Legislature(2011 - 2012)SENATE FINANCE 532
02/23/2012 09:00 AM FINANCE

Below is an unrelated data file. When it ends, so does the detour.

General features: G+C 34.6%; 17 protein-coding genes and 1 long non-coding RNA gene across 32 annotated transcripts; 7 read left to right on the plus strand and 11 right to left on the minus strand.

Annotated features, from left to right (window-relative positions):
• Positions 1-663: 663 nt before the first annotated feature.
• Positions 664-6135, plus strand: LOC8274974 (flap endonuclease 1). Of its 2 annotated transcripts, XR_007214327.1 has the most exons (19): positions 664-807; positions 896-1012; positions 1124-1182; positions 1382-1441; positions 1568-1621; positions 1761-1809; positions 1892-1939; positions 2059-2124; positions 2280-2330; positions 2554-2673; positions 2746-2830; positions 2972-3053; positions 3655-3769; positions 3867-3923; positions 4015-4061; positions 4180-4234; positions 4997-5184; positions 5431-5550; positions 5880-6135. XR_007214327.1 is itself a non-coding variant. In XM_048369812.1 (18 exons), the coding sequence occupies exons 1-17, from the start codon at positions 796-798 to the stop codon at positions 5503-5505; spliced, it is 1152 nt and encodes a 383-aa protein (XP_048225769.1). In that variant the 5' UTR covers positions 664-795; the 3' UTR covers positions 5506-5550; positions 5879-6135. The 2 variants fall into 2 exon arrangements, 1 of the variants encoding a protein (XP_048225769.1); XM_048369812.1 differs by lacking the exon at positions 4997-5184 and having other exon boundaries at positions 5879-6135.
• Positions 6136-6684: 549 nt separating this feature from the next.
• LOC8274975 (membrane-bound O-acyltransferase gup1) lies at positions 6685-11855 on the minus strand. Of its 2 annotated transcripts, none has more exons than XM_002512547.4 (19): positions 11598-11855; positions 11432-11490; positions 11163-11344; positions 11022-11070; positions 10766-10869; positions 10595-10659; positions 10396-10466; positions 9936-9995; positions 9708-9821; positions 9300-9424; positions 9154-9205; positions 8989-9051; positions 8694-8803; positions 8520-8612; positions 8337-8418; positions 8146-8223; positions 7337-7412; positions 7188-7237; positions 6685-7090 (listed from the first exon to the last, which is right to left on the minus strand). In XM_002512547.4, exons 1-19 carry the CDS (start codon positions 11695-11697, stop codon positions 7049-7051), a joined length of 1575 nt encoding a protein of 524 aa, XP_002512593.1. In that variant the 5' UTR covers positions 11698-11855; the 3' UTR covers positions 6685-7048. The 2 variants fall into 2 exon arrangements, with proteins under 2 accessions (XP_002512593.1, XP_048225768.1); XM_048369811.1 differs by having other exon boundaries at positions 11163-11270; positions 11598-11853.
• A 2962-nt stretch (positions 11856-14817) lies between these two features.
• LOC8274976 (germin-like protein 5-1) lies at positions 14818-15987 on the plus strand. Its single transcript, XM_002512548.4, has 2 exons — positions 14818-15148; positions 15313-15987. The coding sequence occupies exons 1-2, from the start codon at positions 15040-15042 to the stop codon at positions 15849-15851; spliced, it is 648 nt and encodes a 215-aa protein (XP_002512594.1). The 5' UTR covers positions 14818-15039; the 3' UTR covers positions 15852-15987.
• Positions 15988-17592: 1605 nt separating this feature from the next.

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SENATE BILL NO. 135 "An Act relating to the rights of crime victims; relating to the duties of prosecuting attorneys; and amending Rule 45, Alaska Rules of Criminal Procedure." 9:30:06 AM SENATOR HOLLIS FRENCH, introduced SB 135. Article I, section 24 of our constitution is entitled "Rights of Crime Victims." The amendment passed by an overwhelming majority when it was placed before Alaskan voters in 1994. Included in its eight specific provisions is the promise that crime victims will have "the right to timely disposition of the case following the arrest of the accused." In the eighteen years since the amendment passed, the promise of a timely disposition of the case has often not been kept. Moreover, the breaches of that promise frequently occur in the most serious of cases. Delays in the trial of a case, known as continuances, can go on for years. SB 135 requires prosecutors and judges to consider a victim's right to a timely disposition of their case when deciding whether to allow continuances. This legislation will also ensure that victims are notified of any requests or motions that could substantially delay speedy prosecution of their case. Repeated delays prevent victims from reaching emotional, physical, and financial closure from the trauma that they suffered as a result of the crime perpetrated against them. Delays in prosecution can also affect the availability of witnesses, a victim's ability to recall important details, and it can create other impediments to a successful trial. Currently, Alaska is one of 27 states with constitutional provisions to protect a victim's rights; however, there is no statute in place to implement it. With this important piece of legislation, Alaska will join 15 other states that have enacted a statutory provision recognizing this crucial right. SB 135 will guarantee a victim's right to a timely resolution in the court system. I urge your support of this legislation. Senator Olson noted that there were some defendants in rural Alaska, and it was difficult to collect evidence. He wondered how due process was served, and felt that some of the defendants in rural Alaska were not always given a fair trial. Senator French replied that there was a current tension in the State Constitution regarding the defendant's right to a speedy trial versus the victim's right to a timely disposition. He felt that the defendant's liberty interest was often weighted greater than that of the victim. 9:34:39 AM VICTOR KESTER, EXECUTIVE DIRECTOR, AK OFFICE OF VICTIM'S RIGHTS (via teleconference), testified in support of SB 135. He explained that the Office of Victim's Rights was a legislative agency dedicated representing Alaska crime victims in Alaska courts, and advancing the interest of crime victims. He explained that SB 135 amended the Alaska statutes to strengthen notification standards regarding requests for continuances in criminal trial that would delay prosecution of a case involving a crime victim. Co-Chair Hoffman noted the four fiscal notes: FN3 (DOC), FN2 (DOA), new indeterminate fiscal note from the Department of Law, and a new fiscal impact note from the Department of Administration. Senator French noted that the bill was filed on January 6, and since that time the bill became more focused and definite. Therefore, the indeterminate fiscal note was replaced with a fiscal impact note. He felt that the new fiscal note was unwarranted. SB 135 was HEARD and HELD in committee for further consideration.